Upon arriving at The Perth Mint, we joined their 3:30pm Heritage Tour – a spectacular experience that begins in the Mint’s forecourt where our tour guide Nathan gave an entertaining recount of the Mint’s history, including some of Western Australia’s most famous gold nugget discoveries.
We followed him inside, to a room where a short clip was played on a semi-circular screen. It described the history of mankind’s gold obsession, with uses spanning history, from religious or ritualistic, decoration, scientific and medicinal. It spoke of the man’s lust for this shining material and how it has shaped the world, generating economic trade, and even sparking conflict.
Here, Nathan also revealed to us the Mint’s star attraction - a 1 tonne solid gold coin, crafted in 2012, and the largest in the world. Leading us further down into the Pour House, we took our places in a grandstand before Nathan switched off most of the overhead lights and began a live demonstration.
We watched in awe and silence as he donned a mask, Kevlar-based protective gloves, shin guards and apron, before opening a furnace operating at 1,200 degrees Celsius. Using a long handled pair of tongs, he lifted out a white-hot crucible of molten gold, then carefully poured it into a mould, before letting it set (around 90 seconds), then turning it out into a water bath.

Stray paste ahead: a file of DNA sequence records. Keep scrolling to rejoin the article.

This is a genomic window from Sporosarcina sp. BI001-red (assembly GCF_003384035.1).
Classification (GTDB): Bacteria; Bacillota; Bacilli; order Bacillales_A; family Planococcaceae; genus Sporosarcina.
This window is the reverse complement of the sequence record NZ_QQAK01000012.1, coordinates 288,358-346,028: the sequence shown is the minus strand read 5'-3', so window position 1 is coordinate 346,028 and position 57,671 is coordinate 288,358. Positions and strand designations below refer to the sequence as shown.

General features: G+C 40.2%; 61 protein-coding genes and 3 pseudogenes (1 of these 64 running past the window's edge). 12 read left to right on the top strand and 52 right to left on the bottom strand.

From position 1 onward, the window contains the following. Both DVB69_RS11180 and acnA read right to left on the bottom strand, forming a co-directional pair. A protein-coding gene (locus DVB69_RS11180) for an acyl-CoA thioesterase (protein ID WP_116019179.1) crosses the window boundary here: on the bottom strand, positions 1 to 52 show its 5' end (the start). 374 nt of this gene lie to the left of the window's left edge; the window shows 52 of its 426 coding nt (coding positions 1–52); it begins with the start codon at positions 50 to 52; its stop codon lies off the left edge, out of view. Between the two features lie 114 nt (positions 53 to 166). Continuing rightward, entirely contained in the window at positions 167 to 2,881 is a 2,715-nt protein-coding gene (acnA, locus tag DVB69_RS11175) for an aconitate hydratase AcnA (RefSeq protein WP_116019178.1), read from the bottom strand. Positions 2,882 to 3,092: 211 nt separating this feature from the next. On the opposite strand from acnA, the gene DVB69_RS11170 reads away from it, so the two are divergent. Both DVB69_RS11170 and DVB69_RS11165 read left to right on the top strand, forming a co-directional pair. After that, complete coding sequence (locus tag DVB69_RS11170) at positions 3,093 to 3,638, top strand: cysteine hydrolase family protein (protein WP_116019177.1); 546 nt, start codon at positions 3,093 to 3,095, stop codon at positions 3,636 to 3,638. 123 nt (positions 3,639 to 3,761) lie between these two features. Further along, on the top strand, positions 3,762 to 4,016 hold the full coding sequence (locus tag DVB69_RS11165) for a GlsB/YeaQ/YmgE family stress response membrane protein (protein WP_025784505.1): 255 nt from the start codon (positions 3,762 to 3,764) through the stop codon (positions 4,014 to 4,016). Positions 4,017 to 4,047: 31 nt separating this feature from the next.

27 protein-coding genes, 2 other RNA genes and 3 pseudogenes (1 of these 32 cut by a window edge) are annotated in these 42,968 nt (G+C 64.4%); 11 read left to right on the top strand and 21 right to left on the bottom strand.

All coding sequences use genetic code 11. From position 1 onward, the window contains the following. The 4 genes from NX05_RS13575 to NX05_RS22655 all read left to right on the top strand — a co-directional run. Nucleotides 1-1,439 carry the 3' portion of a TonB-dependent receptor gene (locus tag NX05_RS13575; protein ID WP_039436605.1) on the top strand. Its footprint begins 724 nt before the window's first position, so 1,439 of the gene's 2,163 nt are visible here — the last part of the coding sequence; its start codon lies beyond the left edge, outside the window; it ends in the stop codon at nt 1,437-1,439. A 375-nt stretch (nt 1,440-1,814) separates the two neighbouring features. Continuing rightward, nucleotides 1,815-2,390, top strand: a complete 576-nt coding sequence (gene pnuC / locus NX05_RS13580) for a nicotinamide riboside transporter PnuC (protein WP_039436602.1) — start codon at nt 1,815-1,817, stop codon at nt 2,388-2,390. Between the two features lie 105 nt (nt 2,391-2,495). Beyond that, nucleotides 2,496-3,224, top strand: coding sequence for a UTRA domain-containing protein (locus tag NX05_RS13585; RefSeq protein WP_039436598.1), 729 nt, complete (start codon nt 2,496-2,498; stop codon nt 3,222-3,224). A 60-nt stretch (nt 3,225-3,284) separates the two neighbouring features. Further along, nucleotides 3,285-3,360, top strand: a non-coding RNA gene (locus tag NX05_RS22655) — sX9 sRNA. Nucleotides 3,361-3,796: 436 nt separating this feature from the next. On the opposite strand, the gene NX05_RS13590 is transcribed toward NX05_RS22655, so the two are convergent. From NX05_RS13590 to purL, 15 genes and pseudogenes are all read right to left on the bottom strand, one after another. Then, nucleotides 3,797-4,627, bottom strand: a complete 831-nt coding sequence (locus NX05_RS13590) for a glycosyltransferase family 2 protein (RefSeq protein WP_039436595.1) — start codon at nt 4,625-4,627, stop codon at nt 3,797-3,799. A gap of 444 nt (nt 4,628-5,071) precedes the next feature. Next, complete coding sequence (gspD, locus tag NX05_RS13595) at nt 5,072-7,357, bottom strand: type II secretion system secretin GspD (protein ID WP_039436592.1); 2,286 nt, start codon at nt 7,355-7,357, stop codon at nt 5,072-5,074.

Switching the lights back on and removing his mask, Nathan proudly lifted a solid gold 200oz six-pointed star to our round of applause. Typically, the daily gold pour demonstrations at The Perth Mint involve watching the creation of a gold bar, however in light of the festive season upon us, Nathan explained they had created the new festive mould.
Upon conclusion of our tour, we left the Pour House to wander other stunning displays, which include coin press machines, a weight scale to indicate how much your body would be worth in gold, and a customised medallion station, along with cabinet after cabinet of gorgeous gold and silver jewellery some set with Western Australia’s most precious stones, commemorative coins, figurines and of course gold nuggets.
Book your Mine to Mint experience here. More information and gold experiences can be discovered within the free Heart of Gold Australia app (available to download from iTunes or Google Play), or continue your golden adventure on Perth’s #heartofgold Discovery Trail.